General information: First Jewish presence: 17th century; peak Jewish population: 25 in 1905; Jewish population in 1933: 17
Summary: Freren (Lower Saxony) – First Jewish presence: 17th century; peak Jewish The Jewish community of Freren, officially founded in 1844, included Jews from several neighboring communities. When the tiny community recorded its peak membership figure in 1905, most local Jews earned their livings as butchers. Beginning in the 18th century, burials were conducted in Lingen, which was affiliated with the Freren community; in 1924, however, the Jews of Freren consecrated their own cemetery on the street leading to Fuerstenau. Services were conducted in a private Jewish residence on Grulandstrasse. The community was not always able to maintain a Jewish school; therefore Jewish children often attended the local educational institutions with their Christian peers. During the second half of the 19th century, a teacher/chazzan intermittently instructed Freren’s Jewish children in religion. Records from the 1930s tell us that Freren was, during that decade, home to a Jewish women’s association. The cemetery was desecrated on Pogrom Night, and the prayer room was broken into and demolished by members of the local SA; ritual objects were thrown onto the street and burned, and the wife of the owner of the building was beaten and arrested. Jewish men were carted around town in a cattle wagon. By 1939, only ten Jews remained in Freren. In 1984, a memorial plaque was affixed to house in which the community had its prayer room. At least six Jews from Freren perished in the Shoah.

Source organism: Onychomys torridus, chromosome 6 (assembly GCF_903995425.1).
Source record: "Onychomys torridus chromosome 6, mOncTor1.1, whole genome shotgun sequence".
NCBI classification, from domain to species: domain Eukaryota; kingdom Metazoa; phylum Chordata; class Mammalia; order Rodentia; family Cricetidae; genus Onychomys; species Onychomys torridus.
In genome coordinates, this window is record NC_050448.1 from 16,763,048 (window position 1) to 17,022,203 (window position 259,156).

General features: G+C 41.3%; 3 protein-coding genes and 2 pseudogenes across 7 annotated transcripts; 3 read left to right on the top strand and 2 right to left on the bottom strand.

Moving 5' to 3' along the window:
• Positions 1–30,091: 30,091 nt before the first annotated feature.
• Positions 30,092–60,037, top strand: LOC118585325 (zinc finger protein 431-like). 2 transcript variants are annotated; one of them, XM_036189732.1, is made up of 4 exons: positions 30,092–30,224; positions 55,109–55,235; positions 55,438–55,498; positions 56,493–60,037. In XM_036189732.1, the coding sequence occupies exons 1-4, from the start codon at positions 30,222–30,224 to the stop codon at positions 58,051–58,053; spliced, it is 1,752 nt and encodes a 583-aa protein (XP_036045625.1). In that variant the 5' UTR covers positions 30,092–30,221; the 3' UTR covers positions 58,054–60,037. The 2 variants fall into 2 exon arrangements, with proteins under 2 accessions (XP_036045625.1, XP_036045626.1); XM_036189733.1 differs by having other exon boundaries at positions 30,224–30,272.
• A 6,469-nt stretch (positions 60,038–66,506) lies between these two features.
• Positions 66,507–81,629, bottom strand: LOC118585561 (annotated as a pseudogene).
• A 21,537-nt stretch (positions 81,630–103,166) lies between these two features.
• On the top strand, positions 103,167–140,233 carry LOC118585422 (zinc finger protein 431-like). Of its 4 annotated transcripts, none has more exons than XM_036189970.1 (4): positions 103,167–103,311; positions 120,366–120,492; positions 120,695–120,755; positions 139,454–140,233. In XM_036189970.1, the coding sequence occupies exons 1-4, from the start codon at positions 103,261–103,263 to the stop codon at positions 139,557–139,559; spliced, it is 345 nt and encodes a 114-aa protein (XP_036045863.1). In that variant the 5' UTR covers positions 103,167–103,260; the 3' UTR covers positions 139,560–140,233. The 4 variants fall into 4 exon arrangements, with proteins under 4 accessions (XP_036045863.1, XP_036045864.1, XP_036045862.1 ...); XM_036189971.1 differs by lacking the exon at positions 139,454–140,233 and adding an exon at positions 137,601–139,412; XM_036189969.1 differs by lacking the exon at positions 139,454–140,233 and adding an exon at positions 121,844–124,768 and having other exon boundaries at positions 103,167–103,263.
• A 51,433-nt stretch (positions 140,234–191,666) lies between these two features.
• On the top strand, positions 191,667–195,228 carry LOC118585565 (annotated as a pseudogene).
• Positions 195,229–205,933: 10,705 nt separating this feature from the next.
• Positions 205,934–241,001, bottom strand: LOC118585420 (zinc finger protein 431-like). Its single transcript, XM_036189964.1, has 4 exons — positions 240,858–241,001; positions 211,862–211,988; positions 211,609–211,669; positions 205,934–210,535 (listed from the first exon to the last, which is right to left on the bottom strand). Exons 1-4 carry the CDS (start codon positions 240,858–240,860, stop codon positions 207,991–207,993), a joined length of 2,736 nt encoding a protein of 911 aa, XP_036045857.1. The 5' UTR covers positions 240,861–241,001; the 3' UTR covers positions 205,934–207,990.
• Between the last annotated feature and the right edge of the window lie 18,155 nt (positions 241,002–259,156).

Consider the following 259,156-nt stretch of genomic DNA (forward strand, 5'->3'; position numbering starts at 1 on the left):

Author / Sources: Heike Zaun Goshen
Sources: AH, HU, JG NB1, SIA
Located in: lower-saxony